Rio 2016 organisers will launch a new project to give away more than 200,000 tickets to schoolchildren to help to fill the gaps in stands, the Guardian can reveal.
Officials also told those coming to the Games to “fasten their seatbelts” for a bumpy ride following a cost cutting programme that has reduced the number of volunteers and reduced bills in a host of non-essential areas.
Organisers said that because they had hit their 1bn Reais revenue target, they were in a position where they could give tickets away – despite having earlier promised not to do so. The tickets will be used to fill gaps in the stands for sports less popular in Brazil such as golf, rugby sevens and hockey.
The Rio 2016 director of communications, Mario Andrada, said the tickets would go to 240,000 underprivileged schoolchildren who had already taken part in education programmes related to the Games.
“There are several sports that are unknown to the youth, like golf and rugby. We teach these kids Olympic values, we teach them how to play these sports,” he said.
“The social programme will kick in in the sports we don’t know. In field hockey for example, the kids learn how to play and had a lot of fun. But they never saw a real field hockey game.”
Andrada said that overall around 80% of the 7.5m tickets had been sold, including those at the most expensive price points.
“There will be 240,000 kids across different projects in different areas. We reached 100% of the projected revenue. We sold the most expensive tickets, so we can afford to give some away.”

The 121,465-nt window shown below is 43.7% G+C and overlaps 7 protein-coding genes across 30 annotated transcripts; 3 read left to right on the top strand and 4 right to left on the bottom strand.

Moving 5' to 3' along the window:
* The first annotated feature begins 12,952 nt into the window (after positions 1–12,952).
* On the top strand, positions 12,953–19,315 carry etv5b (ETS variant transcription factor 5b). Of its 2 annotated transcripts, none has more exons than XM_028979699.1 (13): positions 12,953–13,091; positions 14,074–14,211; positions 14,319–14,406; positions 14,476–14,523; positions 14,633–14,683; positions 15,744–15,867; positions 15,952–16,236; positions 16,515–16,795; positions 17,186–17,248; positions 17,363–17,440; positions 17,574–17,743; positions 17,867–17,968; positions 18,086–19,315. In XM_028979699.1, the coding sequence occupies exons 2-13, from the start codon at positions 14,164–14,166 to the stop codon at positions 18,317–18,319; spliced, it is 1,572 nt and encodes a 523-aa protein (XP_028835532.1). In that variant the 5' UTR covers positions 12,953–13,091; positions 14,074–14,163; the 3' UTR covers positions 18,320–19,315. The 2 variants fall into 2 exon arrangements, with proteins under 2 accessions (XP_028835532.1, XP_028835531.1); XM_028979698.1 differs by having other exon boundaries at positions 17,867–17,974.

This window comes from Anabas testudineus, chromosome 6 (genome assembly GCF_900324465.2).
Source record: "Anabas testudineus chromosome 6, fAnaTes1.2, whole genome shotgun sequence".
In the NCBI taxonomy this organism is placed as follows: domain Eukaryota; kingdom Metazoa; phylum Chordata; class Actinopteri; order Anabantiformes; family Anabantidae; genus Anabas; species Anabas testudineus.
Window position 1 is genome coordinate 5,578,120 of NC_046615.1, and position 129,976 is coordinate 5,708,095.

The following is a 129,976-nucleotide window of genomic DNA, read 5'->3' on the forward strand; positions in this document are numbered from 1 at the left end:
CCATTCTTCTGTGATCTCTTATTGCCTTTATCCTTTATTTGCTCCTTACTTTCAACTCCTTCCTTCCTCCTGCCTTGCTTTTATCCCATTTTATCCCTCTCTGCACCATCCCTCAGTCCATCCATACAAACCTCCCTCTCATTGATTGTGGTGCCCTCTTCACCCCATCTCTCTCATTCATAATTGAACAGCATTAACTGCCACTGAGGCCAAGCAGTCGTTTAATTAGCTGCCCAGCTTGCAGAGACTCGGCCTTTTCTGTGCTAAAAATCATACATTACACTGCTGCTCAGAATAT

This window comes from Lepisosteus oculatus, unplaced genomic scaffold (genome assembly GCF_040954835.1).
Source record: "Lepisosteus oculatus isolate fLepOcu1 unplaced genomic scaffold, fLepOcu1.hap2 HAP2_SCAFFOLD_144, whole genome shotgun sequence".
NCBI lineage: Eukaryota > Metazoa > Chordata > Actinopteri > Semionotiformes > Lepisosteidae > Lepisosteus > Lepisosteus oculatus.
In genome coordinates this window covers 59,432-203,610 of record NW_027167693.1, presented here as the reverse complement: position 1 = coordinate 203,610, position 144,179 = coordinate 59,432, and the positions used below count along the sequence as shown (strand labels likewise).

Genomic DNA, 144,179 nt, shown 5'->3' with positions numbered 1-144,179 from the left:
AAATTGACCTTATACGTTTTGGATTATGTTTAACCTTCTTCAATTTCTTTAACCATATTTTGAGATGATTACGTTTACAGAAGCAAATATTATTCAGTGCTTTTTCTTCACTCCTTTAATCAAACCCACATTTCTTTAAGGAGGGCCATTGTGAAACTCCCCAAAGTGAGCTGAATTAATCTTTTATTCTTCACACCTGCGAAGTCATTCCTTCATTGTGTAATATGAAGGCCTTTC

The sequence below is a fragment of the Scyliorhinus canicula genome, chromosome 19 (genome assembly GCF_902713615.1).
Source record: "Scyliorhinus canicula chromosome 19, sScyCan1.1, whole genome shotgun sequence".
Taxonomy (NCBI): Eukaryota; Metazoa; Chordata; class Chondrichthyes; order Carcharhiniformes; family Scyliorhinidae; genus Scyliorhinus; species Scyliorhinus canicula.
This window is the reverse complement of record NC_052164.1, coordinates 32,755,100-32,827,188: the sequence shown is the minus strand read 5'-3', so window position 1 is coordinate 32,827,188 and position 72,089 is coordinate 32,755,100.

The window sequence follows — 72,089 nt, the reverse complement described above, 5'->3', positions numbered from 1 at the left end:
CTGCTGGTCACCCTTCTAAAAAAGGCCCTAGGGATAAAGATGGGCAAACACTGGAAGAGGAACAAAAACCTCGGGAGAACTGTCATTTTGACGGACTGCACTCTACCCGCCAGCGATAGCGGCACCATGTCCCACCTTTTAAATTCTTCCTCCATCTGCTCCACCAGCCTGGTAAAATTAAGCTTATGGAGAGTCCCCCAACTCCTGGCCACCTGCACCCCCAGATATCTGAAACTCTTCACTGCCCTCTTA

Andrada said that, as predicted, Brazilians were living up to their reputation of buying tickets late – snapping up a record 65,000 on Wednesday.
But there were embarrassing swathes of empty seats at the first action of the Olympics, the women’s football match between Sweden and South Africa but the stands were fuller for the Brazil v China clash that followed.
An IOC spokesman said: “Rio 2016 has a full venues policy and we will have to wait to see how they achieve that.”
Early in the ticket sales process, organisers promised not to give any tickets away but an earlier scheme promised by the Rio Mayor Eduardo Paes foundered because he was not legally allowed to buy tickets to give away.
Andrada said that athletes and spectators should prepare for a different sort of Games-time experience but promised that Rio would prove the Olympics could be delivered in a different way.
“When you decide to run an event of this magnitude with a balanced budget, no public money and without leaving bills for society to pay – it shakes. Fasten your seatbelt because it’s going to be a bumpy road. We won’t sacrifice field of play or the health of the athletes, but we can sacrifice everything else,” he said.
“From printers to no TVs in rooms, we also reduced the number of volunteers. The international media thought we were reducing the Olympic experience, but without aiming at it we have become an Agenda 2020 lab.”
Agenda 2020 is the pet scheme of IOC president Thomas Bach which, among other things, has promised to reduce the cost and scale of the modern Games.
“Everything is ready but everything can be improved. It will look better with the look and feel. We were not happy we had to fix the village, we apologised to the athletes and the National Olympic Committees for not being totally ready there,” he said.
“We can safely say that every single event of this magnitude has its share of problems. We are preparing these Games in specific economic and political circumstances in Brazil.”
This article was written by Owen Gibson in Rio de Janiero, for theguardian.com on Thursday 4th August 2016 00.39 Europe/Londonguardian.co.uk © Guardian News and Media Limited 2010